Boulders at the 3rd Road entrance to Sunrise Beach in Marshfield make walking onto the beach dangerous, nearby residents say, and the problem has grown worse as wave action exposes more rock.
“Believe me, it’s treacherous,” said 78-year-old Aaron Levy, whose daughter has slipped on the rocks.
The road dead-ends at the ocean, and a concrete stairway serves as one of several access points on odd-numbered streets to the town-operated beach, serving perhaps 100 surrounding households in the Ocean Bluff area, according to his son, Elli Levy.
When beachgoers reach the bottom of the stairs, they meet an array of rocks and boulders they must cross to get to the sand. Some of the boulders have flat tops, but they sit at different heights and angles, with smaller rocks in between, creating an uneven surface.
There is “absolutely, no way, whatsoever” to walk around them, Elli Levy said.
“I’ve slipped twice on the rocks so far,” said Stella Cohen, Aaron Levy’s daughter. Her ankle is bruised and swollen, she said. “It’s pervasive. It’s not just the seniors; it’s everyone.”
The family has spent summers at the house for more than 60 years.
Their neighbor, Joe Lynch, who lives on the corner of 3rd Road and Ocean Street, agreed. In his 50-plus years spending summers at the house, he said, access was never this difficult until workers placed boulders on the beach when they rebuilt the sea wall a number of years ago.
“That beach access is a disgrace,” he said.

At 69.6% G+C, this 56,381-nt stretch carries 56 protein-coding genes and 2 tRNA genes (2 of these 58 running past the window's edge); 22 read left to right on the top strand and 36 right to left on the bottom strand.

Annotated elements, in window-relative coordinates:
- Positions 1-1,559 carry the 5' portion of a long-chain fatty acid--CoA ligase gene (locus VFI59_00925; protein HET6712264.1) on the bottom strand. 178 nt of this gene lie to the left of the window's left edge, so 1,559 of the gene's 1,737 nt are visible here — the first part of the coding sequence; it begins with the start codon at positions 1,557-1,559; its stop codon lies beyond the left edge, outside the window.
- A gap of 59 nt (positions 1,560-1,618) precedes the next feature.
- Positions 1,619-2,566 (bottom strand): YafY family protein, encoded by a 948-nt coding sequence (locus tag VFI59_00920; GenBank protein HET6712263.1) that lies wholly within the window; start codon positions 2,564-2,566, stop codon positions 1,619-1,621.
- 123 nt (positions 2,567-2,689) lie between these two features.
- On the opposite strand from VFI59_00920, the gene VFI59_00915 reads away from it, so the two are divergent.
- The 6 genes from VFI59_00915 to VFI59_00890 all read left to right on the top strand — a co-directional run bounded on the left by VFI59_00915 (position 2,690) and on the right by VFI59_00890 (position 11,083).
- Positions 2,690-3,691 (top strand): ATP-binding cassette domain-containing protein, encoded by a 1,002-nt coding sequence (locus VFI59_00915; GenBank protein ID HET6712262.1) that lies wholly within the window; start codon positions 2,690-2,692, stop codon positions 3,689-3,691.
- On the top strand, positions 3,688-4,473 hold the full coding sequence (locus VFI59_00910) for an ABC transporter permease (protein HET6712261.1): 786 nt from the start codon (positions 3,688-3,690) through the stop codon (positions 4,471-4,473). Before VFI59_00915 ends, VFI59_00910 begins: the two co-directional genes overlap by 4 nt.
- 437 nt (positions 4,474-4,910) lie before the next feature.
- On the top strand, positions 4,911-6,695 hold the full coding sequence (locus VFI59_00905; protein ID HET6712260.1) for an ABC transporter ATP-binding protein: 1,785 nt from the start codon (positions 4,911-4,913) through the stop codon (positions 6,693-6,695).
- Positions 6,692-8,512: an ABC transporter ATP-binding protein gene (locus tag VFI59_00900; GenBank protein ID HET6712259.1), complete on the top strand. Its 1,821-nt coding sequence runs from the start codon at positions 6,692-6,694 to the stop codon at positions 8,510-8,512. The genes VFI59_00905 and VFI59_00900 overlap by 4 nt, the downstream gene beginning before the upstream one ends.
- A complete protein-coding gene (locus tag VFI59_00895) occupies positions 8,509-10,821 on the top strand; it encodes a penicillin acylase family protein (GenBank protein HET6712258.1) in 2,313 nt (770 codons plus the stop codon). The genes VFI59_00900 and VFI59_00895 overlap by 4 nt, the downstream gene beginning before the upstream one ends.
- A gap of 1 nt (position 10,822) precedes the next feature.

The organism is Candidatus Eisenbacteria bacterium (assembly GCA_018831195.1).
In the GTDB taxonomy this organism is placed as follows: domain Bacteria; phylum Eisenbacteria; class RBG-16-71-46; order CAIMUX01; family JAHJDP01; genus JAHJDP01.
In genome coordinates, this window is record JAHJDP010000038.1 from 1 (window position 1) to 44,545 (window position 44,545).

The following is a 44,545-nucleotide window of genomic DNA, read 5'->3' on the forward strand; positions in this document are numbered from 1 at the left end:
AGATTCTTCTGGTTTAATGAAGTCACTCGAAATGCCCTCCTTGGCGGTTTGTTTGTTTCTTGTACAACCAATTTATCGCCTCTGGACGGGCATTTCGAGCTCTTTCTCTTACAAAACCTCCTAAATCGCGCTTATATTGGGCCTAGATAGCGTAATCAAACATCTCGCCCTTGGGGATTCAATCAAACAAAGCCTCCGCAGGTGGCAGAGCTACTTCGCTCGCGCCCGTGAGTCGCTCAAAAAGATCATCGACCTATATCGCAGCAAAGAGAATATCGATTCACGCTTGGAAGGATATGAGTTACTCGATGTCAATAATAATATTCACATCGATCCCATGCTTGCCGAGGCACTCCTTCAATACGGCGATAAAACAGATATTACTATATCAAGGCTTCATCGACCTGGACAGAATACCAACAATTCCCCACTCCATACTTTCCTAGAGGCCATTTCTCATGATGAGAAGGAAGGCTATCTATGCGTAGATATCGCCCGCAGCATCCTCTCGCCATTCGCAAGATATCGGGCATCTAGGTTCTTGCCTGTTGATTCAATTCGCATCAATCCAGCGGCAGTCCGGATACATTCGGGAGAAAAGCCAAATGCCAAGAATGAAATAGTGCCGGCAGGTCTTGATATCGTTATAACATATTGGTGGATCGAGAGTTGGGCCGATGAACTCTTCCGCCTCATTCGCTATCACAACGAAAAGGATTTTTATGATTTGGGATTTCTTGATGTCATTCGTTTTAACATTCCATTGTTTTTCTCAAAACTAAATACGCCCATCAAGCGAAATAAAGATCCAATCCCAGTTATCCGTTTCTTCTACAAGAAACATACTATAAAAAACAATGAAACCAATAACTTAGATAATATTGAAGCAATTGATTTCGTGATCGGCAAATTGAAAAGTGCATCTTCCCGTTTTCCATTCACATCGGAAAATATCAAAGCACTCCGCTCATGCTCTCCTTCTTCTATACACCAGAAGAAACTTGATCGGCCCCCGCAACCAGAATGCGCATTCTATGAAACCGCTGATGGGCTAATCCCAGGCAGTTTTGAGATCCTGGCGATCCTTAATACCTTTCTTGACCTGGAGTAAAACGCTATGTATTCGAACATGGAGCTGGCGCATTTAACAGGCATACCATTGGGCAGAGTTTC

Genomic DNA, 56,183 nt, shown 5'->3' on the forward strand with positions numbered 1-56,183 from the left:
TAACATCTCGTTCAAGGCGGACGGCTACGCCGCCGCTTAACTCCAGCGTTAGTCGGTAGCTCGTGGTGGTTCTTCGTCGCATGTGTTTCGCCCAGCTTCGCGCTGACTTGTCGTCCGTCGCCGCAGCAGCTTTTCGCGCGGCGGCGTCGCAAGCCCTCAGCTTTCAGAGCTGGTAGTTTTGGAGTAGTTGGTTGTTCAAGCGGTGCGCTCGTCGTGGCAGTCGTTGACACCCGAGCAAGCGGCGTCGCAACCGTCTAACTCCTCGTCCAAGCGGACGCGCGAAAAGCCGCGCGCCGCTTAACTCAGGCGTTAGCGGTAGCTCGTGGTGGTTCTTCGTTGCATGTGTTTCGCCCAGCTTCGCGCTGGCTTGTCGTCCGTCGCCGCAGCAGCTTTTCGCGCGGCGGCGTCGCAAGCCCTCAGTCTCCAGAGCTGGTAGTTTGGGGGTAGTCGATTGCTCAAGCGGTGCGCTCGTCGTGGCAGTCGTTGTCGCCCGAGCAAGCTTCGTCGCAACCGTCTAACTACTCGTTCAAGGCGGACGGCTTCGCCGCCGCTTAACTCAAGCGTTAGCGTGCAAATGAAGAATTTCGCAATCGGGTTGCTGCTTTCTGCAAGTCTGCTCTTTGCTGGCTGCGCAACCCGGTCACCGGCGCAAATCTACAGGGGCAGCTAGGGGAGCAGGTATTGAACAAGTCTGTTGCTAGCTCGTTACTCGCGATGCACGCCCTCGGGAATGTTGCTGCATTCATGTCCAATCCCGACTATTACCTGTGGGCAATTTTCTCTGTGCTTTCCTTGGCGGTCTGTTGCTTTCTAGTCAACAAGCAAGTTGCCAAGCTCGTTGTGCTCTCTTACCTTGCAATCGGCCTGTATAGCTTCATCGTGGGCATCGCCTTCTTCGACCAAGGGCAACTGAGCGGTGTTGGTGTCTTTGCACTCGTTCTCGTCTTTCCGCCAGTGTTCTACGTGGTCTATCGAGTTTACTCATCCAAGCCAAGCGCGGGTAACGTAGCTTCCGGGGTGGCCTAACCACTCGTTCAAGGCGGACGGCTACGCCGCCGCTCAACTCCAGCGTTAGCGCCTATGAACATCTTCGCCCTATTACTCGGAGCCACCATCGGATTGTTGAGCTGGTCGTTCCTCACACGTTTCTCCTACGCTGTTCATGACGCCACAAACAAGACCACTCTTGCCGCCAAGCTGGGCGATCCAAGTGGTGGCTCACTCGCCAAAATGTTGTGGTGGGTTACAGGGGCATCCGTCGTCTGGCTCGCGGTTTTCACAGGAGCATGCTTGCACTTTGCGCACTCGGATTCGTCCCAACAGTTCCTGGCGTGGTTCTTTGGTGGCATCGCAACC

Elli Levy blamed lack of maintenance by the town of Marshfield. Other towns do things to control erosion, such as build jetties and add sand, he said, but Marshfield “does not want to do anything to reverse the trend.”
“My point of view is the town is more concerned with growing a year-round community and growing business,” he said.
From the town’s point of view, the issue is money. Thomas Reynolds, superintendent of public works, said he receives only a fraction of what he requests from Town Meeting to repair sea walls, and at a cost of $3,500 per linear foot, the money goes fast.
The rocks were placed on the beach for a reason, he said. Called armor stone, they protect the base of the sea wall from powerful waves that might otherwise pull sand from beneath it and cause a collapse.
If the town had money to work on the sea wall, it would also build landings at the bottom of the stairs to provide easier beach access, Reynolds said.
“I know there’s an inconvenience down there,” he said.
Town Administrator Rocco Longo said Marshfield raises in the neighborhood of $300,000 a year from its “very, very low” beach sticker and parking fees to go toward beach work. Some towns, like Duxbury, where Longo formerly served as administrator, raise well over $1 million, he said, though they may include other water-
related revenue, such as fees for shellfishing licenses and moorings.
Longo, Reynolds, the town treasurer, and others have been talking informally about how to raise more money for work on the beaches.
Residents said the problem at Sunrise Beach should not be expensive to fix. All it needs is a backhoe and an hour’s time to move some of the boulders and create a path, Lynch said. Most of the erosion-blocking boulders could be left in place.
That is easier said than done, the town administrator said. It would require a permit from the Conservation Commission, plus time and the right equipment, which he is not sure the town has.
“We can’t possibly make access to everybody that abuts the beach,” he said.
But Aaron Levy was not satisfied. “They can do it if they want to,” he said.
According to Longo, private property owners may own some of the land in question, if not at 3rd Road, then elsewhere, adding another wrinkle to the problem. He said waterfront property rights are one of the most complex issues he has encountered in local government.
Jennette Barnes can be reached at firstname.lastname@example.org.